Friday, 7 November 2014

Origin of the Moe Bros

I’ve written a book called Love Without Knowing It which is the first in the November series. Each book in the series will follow a different point in male heath and I will be donating all profits from the series to the Movember charity every year.
Meanwhile I’m going to be spending the month with post about the charity and the book in generally because that’s something I can do as a Mo Sistas (along with my wink, and praise to those men who are growing themselves a Mo).
But I suppose to start we must travel back and check out where it all started from, and I may not have gotten it fully write or anything as I’m a little confused, but then I really didn’t want to just cut and paste.
Therefore, this is how I remember it starting. But the meaning is the same regardless.
Mostly the origin of Movember is a little… weird, because I remember it happening in a Adelaide pub where a group of blocks grew a moe in support of one of the fathers going through prostate cancer. I remember it being on the news.
But truly the fundraiser started up in Melbourne and they have their own story of it starting, but for reals, I’d say the ‘conversation’ was started up as they drank and watched it happen on TV.
Saying this I’m not going to quibble with what the people say how it started, we’re Aussies and we tend to lie a little and say things are ours when they really started somewhere else *cough-pavlova-cough*. like yeah technically it’s started there, because those 30 guys were the ones that made it into something it was today, but if it weren’t for those little guys the thought may never have come up.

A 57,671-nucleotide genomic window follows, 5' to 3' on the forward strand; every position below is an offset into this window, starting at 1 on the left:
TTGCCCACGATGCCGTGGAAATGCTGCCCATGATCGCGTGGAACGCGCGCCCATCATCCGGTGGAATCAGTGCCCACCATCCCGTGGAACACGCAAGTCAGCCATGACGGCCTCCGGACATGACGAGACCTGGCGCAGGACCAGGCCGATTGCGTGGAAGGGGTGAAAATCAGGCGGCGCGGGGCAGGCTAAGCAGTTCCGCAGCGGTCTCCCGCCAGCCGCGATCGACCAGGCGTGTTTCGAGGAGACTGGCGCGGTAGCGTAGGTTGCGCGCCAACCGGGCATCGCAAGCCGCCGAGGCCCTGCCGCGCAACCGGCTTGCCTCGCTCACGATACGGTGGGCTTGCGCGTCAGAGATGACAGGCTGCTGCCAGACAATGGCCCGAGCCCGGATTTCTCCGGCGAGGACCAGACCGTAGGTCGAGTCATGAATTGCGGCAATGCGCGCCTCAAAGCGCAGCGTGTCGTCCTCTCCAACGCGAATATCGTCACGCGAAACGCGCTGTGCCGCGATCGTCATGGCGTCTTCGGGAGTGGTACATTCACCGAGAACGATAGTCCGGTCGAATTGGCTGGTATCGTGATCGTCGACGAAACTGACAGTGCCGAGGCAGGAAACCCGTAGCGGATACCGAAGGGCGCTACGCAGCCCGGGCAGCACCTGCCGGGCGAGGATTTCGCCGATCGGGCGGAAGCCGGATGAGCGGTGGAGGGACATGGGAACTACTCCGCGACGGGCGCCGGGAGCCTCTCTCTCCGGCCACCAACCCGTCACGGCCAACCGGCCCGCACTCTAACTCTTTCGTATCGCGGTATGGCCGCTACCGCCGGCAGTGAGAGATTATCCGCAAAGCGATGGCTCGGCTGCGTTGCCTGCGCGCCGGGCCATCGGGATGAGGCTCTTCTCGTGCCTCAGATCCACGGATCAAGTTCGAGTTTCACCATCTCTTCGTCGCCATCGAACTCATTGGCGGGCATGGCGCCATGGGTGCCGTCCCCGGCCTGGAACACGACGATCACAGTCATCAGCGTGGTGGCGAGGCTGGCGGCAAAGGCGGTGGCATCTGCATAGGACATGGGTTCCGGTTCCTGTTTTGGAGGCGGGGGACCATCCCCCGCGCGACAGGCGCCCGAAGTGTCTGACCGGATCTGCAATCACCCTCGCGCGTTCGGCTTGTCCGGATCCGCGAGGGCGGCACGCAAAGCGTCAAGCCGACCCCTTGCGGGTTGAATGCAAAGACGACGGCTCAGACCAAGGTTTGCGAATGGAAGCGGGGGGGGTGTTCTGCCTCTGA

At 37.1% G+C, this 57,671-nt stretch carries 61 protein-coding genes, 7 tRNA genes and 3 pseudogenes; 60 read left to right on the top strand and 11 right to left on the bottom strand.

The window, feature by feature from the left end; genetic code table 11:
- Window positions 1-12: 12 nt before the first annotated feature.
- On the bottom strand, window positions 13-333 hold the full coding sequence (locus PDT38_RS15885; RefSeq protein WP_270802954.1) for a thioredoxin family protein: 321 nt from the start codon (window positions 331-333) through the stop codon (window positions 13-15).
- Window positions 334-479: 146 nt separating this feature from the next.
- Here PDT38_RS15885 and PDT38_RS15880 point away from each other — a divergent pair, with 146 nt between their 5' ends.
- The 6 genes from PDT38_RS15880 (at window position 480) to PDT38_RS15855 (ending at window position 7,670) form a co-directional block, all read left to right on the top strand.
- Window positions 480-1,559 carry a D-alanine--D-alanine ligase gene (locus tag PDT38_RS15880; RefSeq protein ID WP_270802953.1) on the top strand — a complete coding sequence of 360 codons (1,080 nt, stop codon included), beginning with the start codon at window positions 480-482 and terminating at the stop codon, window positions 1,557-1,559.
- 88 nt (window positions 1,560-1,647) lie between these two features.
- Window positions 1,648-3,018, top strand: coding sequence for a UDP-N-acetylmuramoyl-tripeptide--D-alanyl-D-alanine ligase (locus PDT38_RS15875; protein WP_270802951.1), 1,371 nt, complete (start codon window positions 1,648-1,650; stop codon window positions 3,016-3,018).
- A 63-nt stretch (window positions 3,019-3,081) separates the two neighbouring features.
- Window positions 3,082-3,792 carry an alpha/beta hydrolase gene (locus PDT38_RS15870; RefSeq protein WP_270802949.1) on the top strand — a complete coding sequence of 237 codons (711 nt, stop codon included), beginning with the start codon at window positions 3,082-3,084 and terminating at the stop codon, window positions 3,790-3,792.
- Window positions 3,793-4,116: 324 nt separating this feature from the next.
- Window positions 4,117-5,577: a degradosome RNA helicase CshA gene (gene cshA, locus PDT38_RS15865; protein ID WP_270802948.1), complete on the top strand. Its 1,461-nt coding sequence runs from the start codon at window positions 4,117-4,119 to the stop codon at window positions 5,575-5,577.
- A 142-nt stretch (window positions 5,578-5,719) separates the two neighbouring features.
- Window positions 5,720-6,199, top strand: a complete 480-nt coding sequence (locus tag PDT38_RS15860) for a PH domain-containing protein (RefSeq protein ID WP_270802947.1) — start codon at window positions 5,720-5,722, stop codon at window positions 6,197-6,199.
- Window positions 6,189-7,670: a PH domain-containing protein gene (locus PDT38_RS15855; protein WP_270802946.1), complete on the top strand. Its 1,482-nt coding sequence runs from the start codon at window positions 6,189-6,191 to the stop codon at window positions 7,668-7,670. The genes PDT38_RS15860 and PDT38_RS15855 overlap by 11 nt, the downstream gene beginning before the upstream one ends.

Anyway, from there it went viral, maybe a little slower then what viral means now a day but clearly it went worldwide, slowly different countries linked themselves up to this event where for the month of November we sponsor men to grow a little facial hair in and donate money to the cause which is male heath.
I quite like the idea, I like that it’s for the whole ring of health and not just one or the other, because I find that some things get left out that are just, if not more, important, but for this event we are focused not only on the physical of the men in our lives and the mental.
You see men are human and as a human, they get sick, but in our society, we have brought them up to be, well, men, which means they have to be strong, and fit and always provide for their family. It doesn’t matter how much things have changed and how much that those points just don’t exist they are still how we raise our boys.
This charity, this organisation and the fact that it’s so visual and in your face for the whole of November (especially for those who aren’t a fan of the moe) that men do in fact fall and they need help in realising that it’s okay and there isn’t anything wrong with that.
I want to end this with saying, if you have a man, or men in your life that aren’t like this, and I have met a few of the too, that’s excellent, but like the way of women it’s not a one is all type of thing, each and every one of us are individuals
If you wish to learn more about the organisation, here are the main links
If you are from somewhere else, I’m sure you can find yours and my apologies for not having it up.
When everything Paul had ever known turned upside down, suddenly he needs to man up and fight for the love he’s always feared.
Paul’s life was set. He had what he needed and what he was comfortable with. Then a night with one of his regular lovers pulls him into the drama of sickness, love, and death.
In the end, Paul needs to work a few things out first: Is he strong enough to fall in love with a man that may need more than he’s able to give, or will he fall into old habits and run when the relationship gets too complicated?
A reminder that through the month of November all profits of this book will be going to the Movember charity

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